In November 2014, eleven months after the boys were shot, Israeli forces raided the Palestinian Football Association (PFA) headquarters, which is the facility attached to the stadium in al-Ram village where the two teens had been practicing before they were injured. Following the raid, the PFA made the first call for the Israeli association to be banned from FIFA.
Six months later, the PFA called for an investigation into Israel’s soccer teams based in illegal Israeli settlements.
According to the bylaws of the International Federation of Association Football (FIFA), no country is permitted to have soccer facilities on another country’s territory without permission. The Israeli federation currently has six teams facilitated in illegal Israeli settlements, against the wishes of the PFA and the Palestinian government in the occupied West Bank.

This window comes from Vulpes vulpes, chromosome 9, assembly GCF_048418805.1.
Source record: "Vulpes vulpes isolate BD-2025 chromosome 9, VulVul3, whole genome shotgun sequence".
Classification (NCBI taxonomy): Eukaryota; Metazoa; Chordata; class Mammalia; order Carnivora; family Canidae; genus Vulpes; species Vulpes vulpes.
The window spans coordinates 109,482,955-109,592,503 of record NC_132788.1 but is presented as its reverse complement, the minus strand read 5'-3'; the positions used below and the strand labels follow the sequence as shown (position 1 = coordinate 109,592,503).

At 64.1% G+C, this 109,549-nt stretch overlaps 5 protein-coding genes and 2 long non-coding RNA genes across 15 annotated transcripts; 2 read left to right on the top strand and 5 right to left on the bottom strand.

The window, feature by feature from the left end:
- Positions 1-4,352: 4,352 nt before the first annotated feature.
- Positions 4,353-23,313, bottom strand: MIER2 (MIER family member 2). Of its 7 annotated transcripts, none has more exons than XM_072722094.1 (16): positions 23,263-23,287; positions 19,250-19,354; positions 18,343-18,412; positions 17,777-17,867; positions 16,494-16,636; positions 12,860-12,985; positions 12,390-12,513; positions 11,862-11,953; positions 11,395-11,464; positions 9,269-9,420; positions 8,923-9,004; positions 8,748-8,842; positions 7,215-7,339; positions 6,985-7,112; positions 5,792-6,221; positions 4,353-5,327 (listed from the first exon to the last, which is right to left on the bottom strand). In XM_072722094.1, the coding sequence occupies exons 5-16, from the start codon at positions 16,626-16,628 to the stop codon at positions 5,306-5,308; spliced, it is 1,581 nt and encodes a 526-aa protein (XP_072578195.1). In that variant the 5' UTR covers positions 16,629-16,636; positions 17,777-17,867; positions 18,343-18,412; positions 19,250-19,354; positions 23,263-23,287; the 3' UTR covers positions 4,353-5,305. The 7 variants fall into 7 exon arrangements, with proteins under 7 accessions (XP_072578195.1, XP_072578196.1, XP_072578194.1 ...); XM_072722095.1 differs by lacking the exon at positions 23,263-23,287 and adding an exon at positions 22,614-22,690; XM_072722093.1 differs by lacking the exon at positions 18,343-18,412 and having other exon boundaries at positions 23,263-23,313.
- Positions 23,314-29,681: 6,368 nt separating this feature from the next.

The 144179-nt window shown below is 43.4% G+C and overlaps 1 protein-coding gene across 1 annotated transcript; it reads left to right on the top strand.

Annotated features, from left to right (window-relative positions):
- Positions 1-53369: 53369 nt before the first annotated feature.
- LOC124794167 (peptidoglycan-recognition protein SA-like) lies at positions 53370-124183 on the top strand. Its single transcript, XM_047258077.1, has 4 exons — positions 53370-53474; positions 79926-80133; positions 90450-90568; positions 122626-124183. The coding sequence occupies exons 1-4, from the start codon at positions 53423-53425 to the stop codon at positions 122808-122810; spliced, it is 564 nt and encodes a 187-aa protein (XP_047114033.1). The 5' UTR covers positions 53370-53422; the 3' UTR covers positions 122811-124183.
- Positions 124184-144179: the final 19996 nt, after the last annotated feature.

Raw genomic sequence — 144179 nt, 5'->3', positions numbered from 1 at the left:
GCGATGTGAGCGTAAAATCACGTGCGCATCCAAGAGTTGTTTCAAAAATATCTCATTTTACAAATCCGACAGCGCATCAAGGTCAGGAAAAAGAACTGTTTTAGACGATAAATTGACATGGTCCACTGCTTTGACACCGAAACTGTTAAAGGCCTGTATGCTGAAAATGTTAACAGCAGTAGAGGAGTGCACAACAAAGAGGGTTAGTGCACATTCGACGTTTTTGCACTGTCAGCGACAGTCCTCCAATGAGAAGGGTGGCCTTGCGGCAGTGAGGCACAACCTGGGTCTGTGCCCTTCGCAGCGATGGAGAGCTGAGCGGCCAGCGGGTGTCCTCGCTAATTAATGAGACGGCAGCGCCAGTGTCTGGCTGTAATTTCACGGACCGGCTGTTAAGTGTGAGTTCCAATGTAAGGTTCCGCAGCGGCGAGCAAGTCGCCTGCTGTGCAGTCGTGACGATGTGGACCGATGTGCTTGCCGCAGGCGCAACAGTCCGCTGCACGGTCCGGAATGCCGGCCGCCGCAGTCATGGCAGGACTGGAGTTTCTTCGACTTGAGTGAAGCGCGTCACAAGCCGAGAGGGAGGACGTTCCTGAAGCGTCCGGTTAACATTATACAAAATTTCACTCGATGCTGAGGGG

FIFA has implied that the settlement teams do not fall under the bylaw, as the settlements are “disputed territory.”
PFA Director of the International Department Susan Shalabi Molano told Mondoweiss that she finds the idea of protecting the settlement teams under such an argument ludicrous.
“We are not in the business of deciding borders,” she said. “That is not our prerogative, ever since the problem started we said we cannot decide the borders, so we said okay, let the UN and the international community decide, and the UN Security Council Resolution 2334 clearly does so, we didn’t define the borders, and neither did FIFA, the UN and international community did and we have to comply with that because we do not live on the moon — the borders are clear and the FIFA statutes are clear: No association is allowed to administer [soccer] on another association’s territory.”
For the past two years, the PFA has been trying to force Israel’s hand on the subject. Earlier this month, an investigation launched in May 2015 by a special monitoring committee tasked with analyzing the situation in order to “identify solutions to issues hindering the development of [soccer] in the region” came to an end.